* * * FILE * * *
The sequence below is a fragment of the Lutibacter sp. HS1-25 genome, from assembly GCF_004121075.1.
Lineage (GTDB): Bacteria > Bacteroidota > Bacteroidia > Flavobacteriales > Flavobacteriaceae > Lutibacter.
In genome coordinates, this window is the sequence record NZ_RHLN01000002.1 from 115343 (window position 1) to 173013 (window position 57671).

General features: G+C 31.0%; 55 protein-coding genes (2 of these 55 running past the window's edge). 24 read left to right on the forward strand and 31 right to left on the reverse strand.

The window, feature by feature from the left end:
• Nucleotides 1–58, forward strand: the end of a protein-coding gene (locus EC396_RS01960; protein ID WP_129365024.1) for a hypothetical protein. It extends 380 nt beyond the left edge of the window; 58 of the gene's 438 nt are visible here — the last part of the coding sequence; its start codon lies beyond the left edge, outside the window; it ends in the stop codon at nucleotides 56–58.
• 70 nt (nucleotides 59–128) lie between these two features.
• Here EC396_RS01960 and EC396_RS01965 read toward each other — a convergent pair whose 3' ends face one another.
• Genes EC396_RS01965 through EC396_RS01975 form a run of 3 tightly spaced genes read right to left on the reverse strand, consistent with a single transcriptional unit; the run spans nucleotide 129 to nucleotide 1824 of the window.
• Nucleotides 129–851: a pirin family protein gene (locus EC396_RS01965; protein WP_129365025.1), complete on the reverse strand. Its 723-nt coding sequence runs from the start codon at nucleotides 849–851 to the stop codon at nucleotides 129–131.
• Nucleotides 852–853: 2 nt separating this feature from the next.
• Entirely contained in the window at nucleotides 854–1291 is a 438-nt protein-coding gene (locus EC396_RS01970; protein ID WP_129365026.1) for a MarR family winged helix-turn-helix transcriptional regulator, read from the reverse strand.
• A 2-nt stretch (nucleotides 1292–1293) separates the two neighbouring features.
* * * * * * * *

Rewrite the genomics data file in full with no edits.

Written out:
The sequence below is a fragment of the Lutibacter sp. HS1-25 genome, from assembly GCF_004121075.1.
Lineage (GTDB): Bacteria > Bacteroidota > Bacteroidia > Flavobacteriales > Flavobacteriaceae > Lutibacter.
In genome coordinates, this window is the sequence record NZ_RHLN01000002.1 from 115343 (window position 1) to 173013 (window position 57671).

General features: G+C 31.0%; 55 protein-coding genes (2 of these 55 running past the window's edge). 24 read left to right on the forward strand and 31 right to left on the reverse strand.

The window, feature by feature from the left end:
• Nucleotides 1–58, forward strand: the end of a protein-coding gene (locus EC396_RS01960; protein ID WP_129365024.1) for a hypothetical protein. It extends 380 nt beyond the left edge of the window; 58 of the gene's 438 nt are visible here — the last part of the coding sequence; its start codon lies beyond the left edge, outside the window; it ends in the stop codon at nucleotides 56–58.
• 70 nt (nucleotides 59–128) lie between these two features.
• Here EC396_RS01960 and EC396_RS01965 read toward each other — a convergent pair whose 3' ends face one another.
• Genes EC396_RS01965 through EC396_RS01975 form a run of 3 tightly spaced genes read right to left on the reverse strand, consistent with a single transcriptional unit; the run spans nucleotide 129 to nucleotide 1824 of the window.
• Nucleotides 129–851: a pirin family protein gene (locus EC396_RS01965; protein WP_129365025.1), complete on the reverse strand. Its 723-nt coding sequence runs from the start codon at nucleotides 849–851 to the stop codon at nucleotides 129–131.
• Nucleotides 852–853: 2 nt separating this feature from the next.
• Entirely contained in the window at nucleotides 854–1291 is a 438-nt protein-coding gene (locus EC396_RS01970; protein ID WP_129365026.1) for a MarR family winged helix-turn-helix transcriptional regulator, read from the reverse strand.
• A 2-nt stretch (nucleotides 1292–1293) separates the two neighbouring features.